In May 2020, PixCell Medical collaborated with Interreg Germany-Denmark’s Changing Cancer Care (CCC) initiative, to enable home-based blood testing to support treatment of cancer patients in homecare settings. The goal? Limiting immunocompromised patients’ exposure to contagion in a hospital.
Cancer patients in Denmark have been trained to use the HemoScreen to perform the 5-part Complete Blood Count (CBC) test required to manage their treatments and support clinical decision-making. Within just 5 minutes and with one finger prick of blood, HemoScreen provides results for 20 standard CBC parameters. Using HemoScreen, patients can safely and routinely test their blood levels at home, without having to waste time and precious energy in oncology wards.
“I find it really exciting [to be able to take my own blood sample at home] and I like to take the time to study the blood samples to see how they may have changed from before,” said Lene Bergo, a breast cancer patient who uses PixCell’s HemoScreen to take her own blood samples. “Taking a blood sample by yourself is easy!”
Watch this video to learn more about this partnership and the impact it has on the lives of cancer patients in Denmark.
Disclaimer: The HemoScreen is not approved for home-use. This clinical trial collaboration is being performed under local ethical approval.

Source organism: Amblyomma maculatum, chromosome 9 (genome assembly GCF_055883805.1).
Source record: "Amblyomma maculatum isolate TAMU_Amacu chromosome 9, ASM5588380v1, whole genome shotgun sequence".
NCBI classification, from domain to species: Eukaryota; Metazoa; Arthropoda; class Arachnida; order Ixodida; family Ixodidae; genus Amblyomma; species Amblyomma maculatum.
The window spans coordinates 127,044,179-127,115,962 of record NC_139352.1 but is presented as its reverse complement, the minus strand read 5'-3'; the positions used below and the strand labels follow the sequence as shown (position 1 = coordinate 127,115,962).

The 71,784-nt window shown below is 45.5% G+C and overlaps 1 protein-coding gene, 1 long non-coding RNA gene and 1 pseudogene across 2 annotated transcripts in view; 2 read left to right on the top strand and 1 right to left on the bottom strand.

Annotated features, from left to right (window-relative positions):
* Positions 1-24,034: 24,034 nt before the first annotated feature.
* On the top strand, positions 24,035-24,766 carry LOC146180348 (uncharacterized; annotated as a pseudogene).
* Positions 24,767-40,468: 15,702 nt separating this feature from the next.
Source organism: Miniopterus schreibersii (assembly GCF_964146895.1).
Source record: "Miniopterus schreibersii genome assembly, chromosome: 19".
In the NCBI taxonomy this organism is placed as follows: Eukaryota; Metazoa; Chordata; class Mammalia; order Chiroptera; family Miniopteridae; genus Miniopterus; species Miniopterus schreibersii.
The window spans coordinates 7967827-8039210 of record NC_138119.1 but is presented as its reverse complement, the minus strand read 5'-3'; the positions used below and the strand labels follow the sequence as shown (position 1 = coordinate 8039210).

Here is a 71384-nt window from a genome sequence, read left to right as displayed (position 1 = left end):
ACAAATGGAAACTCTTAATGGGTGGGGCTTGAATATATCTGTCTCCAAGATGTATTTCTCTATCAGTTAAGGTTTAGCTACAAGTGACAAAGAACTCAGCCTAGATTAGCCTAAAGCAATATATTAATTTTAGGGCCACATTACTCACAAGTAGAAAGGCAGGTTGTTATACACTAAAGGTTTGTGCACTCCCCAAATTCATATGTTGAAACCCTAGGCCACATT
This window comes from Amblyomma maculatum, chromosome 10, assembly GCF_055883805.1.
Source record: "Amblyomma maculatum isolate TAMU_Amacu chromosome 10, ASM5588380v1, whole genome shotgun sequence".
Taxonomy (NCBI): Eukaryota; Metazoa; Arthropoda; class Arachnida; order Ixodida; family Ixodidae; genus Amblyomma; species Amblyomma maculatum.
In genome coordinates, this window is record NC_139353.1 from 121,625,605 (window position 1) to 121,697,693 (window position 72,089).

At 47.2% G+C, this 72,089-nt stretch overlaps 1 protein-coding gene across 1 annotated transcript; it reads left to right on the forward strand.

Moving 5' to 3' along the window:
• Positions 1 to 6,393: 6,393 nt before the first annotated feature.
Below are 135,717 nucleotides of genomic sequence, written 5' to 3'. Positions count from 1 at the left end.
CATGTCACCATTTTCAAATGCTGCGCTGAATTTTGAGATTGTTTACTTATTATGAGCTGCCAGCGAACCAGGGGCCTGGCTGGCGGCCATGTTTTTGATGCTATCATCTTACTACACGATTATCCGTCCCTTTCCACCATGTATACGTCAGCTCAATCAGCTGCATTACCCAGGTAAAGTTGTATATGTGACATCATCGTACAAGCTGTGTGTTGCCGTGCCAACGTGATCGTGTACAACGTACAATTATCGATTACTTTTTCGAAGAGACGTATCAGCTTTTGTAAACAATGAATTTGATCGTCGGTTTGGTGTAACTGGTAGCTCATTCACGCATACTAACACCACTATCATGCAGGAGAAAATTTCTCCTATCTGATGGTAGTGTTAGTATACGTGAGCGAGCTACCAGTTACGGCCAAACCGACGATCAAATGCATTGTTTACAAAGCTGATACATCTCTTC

Changing Cancer Care
“We found the PixCell hematology analyzer simple to operate, extremely portable and reliable. Our non-technical staff quickly and easily learned how to perform the testing.
The small size of the machine and ability to test either finger stick capillary blood or drops of blood from collection tubes allowed us to use this machine in a variety of settings.
I appreciated the use of image analysis to accurately deliver complete blood counts with 5 part differential testing in just a few minutes. This versatile analyzer will be extremely helpful in providing accurate and reliable CBC with differential results in settings (i.e outpatient, clinic, bedside) where immediate feedback plays a significant role in patient outcomes.
This includes, in part, pediatric and adult patients with de novo acute leukemia, marked neutropenia, or red blood cell and platelet disorders that result in significant and life threatening bleeding”
Prof. Carla Wilson MD, PhD
University of New Mexico School of Medicine
“Overcrowding and prolonged wait times have been linked to adverse clinical outcomes and decreased patient satisfaction.
While no one factor can be identified as the root cause of this issue, decrease in delays between sample collection and test results can provide health care professionals with the opportunity to arrive at faster care management decisions, resulting in increased patient throughput and decreasing average wait times.
We have thoroughly evaluated the HemoScreen performance and usability in different settings and found it extremely easy-to-use and highly accurate thus a perfect fit for urgent care settings and primary care.”
Prof. Anders Larsson
Uppsala University Hospital (UUH), Uppsala, Sweden
“The HemoScreen may solve a truly unmet need at the oncology clinic by providing CBC results immediately for patients enlisted for chemotherapy.
Current solutions do not provide results which are consistent with core lab results e.g. 3-part differential which is problematic for physicians”
Prof. Robert H. Christenson, Professor of Patholgy